Some of you have mentioned that you’re keeping a Curiosity Journal, as well. Leave your link in the comments so that we can visit and enjoy your weekly review.
The next two chapters in Breath for the Bones by Luci Shaw talked about metaphor and story. About story, she wrote:
As a Christian, I believe that life has meaning, that we are heading somewhere. And as an artist, a poet, I believe in giving voice and picture—record—to that meaning (Shaw 56)Story has the power to grasp bits of the past and carry them into the imaginative present, rescuing us from the pitfalls of abstraction. (57)Every time we tell a story or write a poem or compose an essay, we give chaos a way of reintegrating into order; we reverse entropy; pattern and meaning begin to overcome randomness and decay. (58)So why tell stories? To create readiness, to nudge people toward receptive insight. (61)
After citing all of those quotes, I feel that I ought to tell a story. But Luci set a high standard—at the moment I can’t think of anything worthy or capable of creating “readiness” or nudging people “toward receptive insight.”As an editor at The High Calling, however, I am pleased to work with powerful storytellers like Jennifer Dukes Lee, who wrote a charming personal narrative that will go live today at 8:00 a.m. ET. Since she first told me about it, 1980s hits by The Police and Duran Duran have been spinning in my head. More personally, I’ve been thinking back to that era of my life when I was dreaming of the future, wondering: With whom will I spend it? And here I am, living out that future with someone who was a dreamy mystery circa 1983. While I tuned into “Every Breath You Take” on my boom box, the man I dreamed about heard it on a car radio and speakers he rigged up in his attic bedroom in Belgium.Decades later, we might listen to U2 together. Or, if I’m lucky, I’ll get him to sit through part of Prairie Home Companion.
After composing numerous Curiosity Journals, this may be the first time I can report that I played an actual game!And I’m hooked.I played Bananagrams, a word game something like a board-less Scrabble or a simultaneous and complex version of Boggle that frees younger spellers to make words that they know how to spell while allowing adults as much challenge as needed to remain competitive and engaged.Each player uses their own tiles to build a combination of words, adding on as more tiles are drawn.I only won once, but that was enough to convince me to play more often.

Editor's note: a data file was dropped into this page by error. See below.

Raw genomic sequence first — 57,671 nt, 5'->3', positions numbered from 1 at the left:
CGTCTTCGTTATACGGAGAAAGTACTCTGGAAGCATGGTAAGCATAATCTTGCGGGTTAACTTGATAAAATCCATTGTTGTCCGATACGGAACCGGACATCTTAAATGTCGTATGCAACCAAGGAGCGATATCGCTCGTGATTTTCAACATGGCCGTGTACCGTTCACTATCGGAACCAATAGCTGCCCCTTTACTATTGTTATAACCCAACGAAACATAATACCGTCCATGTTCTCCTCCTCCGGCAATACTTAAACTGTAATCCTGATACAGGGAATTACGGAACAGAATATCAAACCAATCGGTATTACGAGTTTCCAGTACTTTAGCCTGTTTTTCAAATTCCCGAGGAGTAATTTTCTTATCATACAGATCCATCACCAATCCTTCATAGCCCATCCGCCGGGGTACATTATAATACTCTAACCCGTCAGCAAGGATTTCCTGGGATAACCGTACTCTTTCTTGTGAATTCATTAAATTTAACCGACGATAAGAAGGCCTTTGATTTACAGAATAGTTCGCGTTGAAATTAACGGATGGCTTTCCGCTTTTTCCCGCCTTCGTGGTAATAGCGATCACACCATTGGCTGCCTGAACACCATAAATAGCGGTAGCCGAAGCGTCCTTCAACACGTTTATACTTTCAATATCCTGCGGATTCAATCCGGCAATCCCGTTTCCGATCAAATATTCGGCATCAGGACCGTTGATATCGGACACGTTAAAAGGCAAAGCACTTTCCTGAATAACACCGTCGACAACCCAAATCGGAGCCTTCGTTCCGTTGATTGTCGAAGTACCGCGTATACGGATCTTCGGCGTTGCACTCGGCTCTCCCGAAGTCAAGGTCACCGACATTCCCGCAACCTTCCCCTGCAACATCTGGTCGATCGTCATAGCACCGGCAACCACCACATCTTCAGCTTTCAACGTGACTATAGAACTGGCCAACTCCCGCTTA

Things I have either learned or been reminded of this week:
- In extreme heat, window boxes must be soaked at least once a day. Better yet, twice.
- When I have a sinus infection, it’s best not to run three miles in extreme heat.
- French braids just don’t work well on a 40-something-year-old mom…at least, that’s what my teen daughters have told me while stifling giggles.
- The garden wouldn’t be a jungle if I weeded more often.
- Cucumbers hide well under their own shady foliage.
- Cucumbers can grow really big.
- The Belgian Wonder makes really good coffee.
When I felt like my head was jam-packed with rotting compost and a boggy swamp was collecting behind my ear drums—in addition to the lingering cough—I decided it was time to visit the doctor again. She agreed I probably had a sinus infection, and when she listened to my lungs with the stethoscope, she murmured, “I don’t like the sound of that.” I’d already had an X-ray a month ago that came back negative for pneumonia, but she “didn’t like the sound of it” because I still wheezed and crackled when I breathed out during the examination, the clatter emanating more from one lung than the other. I didn’t like the sound of it, either, but I’ve been hearing it since April, so I’m getting used to it.Anyway, she put me on an antibiotic. The pills are almost gone and things seem to have improved. I can hear and breathe better, which is certainly handy. When I speak, I still sound like I’m pinching my nose, but that’s improving, as well. I hope that when I take the last dose and continue to rest, everything dries up and disappears.
Hey, look! Another blog post!(That’s about all I can point to in the writing category.)Works Cited:
- Shaw, Luci. Breath for the Bones: Art, Imagination, and Spirit. Nashville, TN: Thomas Nelson, 2007. Print.
- Images: “Question Proposed” photo by Ethan Lofton. Used under a Creative Commons license via Flickr.com.